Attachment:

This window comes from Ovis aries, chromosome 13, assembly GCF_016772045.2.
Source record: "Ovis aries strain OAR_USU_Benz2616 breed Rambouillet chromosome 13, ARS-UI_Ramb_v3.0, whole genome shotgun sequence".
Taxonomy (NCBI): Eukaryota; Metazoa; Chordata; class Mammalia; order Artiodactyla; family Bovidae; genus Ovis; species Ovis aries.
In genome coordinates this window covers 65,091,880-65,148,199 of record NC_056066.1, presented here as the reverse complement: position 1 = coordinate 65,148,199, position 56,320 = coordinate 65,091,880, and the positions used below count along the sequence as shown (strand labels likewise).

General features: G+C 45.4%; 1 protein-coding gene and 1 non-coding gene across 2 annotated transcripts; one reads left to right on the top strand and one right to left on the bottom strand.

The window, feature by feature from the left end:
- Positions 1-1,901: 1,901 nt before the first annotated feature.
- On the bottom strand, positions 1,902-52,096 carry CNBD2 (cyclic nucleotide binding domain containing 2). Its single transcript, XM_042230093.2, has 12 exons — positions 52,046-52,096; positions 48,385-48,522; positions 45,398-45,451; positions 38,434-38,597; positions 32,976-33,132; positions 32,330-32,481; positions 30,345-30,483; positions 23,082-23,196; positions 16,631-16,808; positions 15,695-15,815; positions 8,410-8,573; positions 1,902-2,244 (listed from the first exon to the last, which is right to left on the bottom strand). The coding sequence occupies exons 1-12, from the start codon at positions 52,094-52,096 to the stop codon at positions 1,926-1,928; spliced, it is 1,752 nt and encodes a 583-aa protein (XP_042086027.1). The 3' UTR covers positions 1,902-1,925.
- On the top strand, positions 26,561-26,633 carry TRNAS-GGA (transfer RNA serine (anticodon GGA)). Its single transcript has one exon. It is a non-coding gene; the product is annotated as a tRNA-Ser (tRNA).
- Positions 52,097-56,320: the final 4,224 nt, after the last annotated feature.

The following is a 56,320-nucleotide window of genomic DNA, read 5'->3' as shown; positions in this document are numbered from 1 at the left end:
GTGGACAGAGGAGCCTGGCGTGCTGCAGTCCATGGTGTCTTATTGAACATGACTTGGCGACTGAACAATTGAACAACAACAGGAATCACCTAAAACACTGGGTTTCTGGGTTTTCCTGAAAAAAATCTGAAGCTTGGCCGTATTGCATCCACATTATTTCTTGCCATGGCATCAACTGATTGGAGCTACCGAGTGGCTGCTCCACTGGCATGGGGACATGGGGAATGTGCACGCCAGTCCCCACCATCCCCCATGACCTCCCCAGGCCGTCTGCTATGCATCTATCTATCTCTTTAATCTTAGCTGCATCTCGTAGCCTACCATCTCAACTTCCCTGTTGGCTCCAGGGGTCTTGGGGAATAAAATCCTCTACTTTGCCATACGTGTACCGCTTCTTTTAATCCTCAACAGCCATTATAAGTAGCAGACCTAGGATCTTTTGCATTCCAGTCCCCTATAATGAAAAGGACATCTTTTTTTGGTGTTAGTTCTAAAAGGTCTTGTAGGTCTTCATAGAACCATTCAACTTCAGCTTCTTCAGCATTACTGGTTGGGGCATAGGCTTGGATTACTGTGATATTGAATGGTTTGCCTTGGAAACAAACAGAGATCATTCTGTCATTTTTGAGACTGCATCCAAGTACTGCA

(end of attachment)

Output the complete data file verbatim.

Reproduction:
This window comes from Ovis aries, chromosome 13, assembly GCF_016772045.2.
Source record: "Ovis aries strain OAR_USU_Benz2616 breed Rambouillet chromosome 13, ARS-UI_Ramb_v3.0, whole genome shotgun sequence".
Taxonomy (NCBI): Eukaryota; Metazoa; Chordata; class Mammalia; order Artiodactyla; family Bovidae; genus Ovis; species Ovis aries.
In genome coordinates this window covers 65,091,880-65,148,199 of record NC_056066.1, presented here as the reverse complement: position 1 = coordinate 65,148,199, position 56,320 = coordinate 65,091,880, and the positions used below count along the sequence as shown (strand labels likewise).

General features: G+C 45.4%; 1 protein-coding gene and 1 non-coding gene across 2 annotated transcripts; one reads left to right on the top strand and one right to left on the bottom strand.

The window, feature by feature from the left end:
- Positions 1-1,901: 1,901 nt before the first annotated feature.
- On the bottom strand, positions 1,902-52,096 carry CNBD2 (cyclic nucleotide binding domain containing 2). Its single transcript, XM_042230093.2, has 12 exons — positions 52,046-52,096; positions 48,385-48,522; positions 45,398-45,451; positions 38,434-38,597; positions 32,976-33,132; positions 32,330-32,481; positions 30,345-30,483; positions 23,082-23,196; positions 16,631-16,808; positions 15,695-15,815; positions 8,410-8,573; positions 1,902-2,244 (listed from the first exon to the last, which is right to left on the bottom strand). The coding sequence occupies exons 1-12, from the start codon at positions 52,094-52,096 to the stop codon at positions 1,926-1,928; spliced, it is 1,752 nt and encodes a 583-aa protein (XP_042086027.1). The 3' UTR covers positions 1,902-1,925.
- On the top strand, positions 26,561-26,633 carry TRNAS-GGA (transfer RNA serine (anticodon GGA)). Its single transcript has one exon. It is a non-coding gene; the product is annotated as a tRNA-Ser (tRNA).
- Positions 52,097-56,320: the final 4,224 nt, after the last annotated feature.

The following is a 56,320-nucleotide window of genomic DNA, read 5'->3' as shown; positions in this document are numbered from 1 at the left end:
GTGGACAGAGGAGCCTGGCGTGCTGCAGTCCATGGTGTCTTATTGAACATGACTTGGCGACTGAACAATTGAACAACAACAGGAATCACCTAAAACACTGGGTTTCTGGGTTTTCCTGAAAAAAATCTGAAGCTTGGCCGTATTGCATCCACATTATTTCTTGCCATGGCATCAACTGATTGGAGCTACCGAGTGGCTGCTCCACTGGCATGGGGACATGGGGAATGTGCACGCCAGTCCCCACCATCCCCCATGACCTCCCCAGGCCGTCTGCTATGCATCTATCTATCTCTTTAATCTTAGCTGCATCTCGTAGCCTACCATCTCAACTTCCCTGTTGGCTCCAGGGGTCTTGGGGAATAAAATCCTCTACTTTGCCATACGTGTACCGCTTCTTTTAATCCTCAACAGCCATTATAAGTAGCAGACCTAGGATCTTTTGCATTCCAGTCCCCTATAATGAAAAGGACATCTTTTTTTGGTGTTAGTTCTAAAAGGTCTTGTAGGTCTTCATAGAACCATTCAACTTCAGCTTCTTCAGCATTACTGGTTGGGGCATAGGCTTGGATTACTGTGATATTGAATGGTTTGCCTTGGAAACAAACAGAGATCATTCTGTCATTTTTGAGACTGCATCCAAGTACTGCA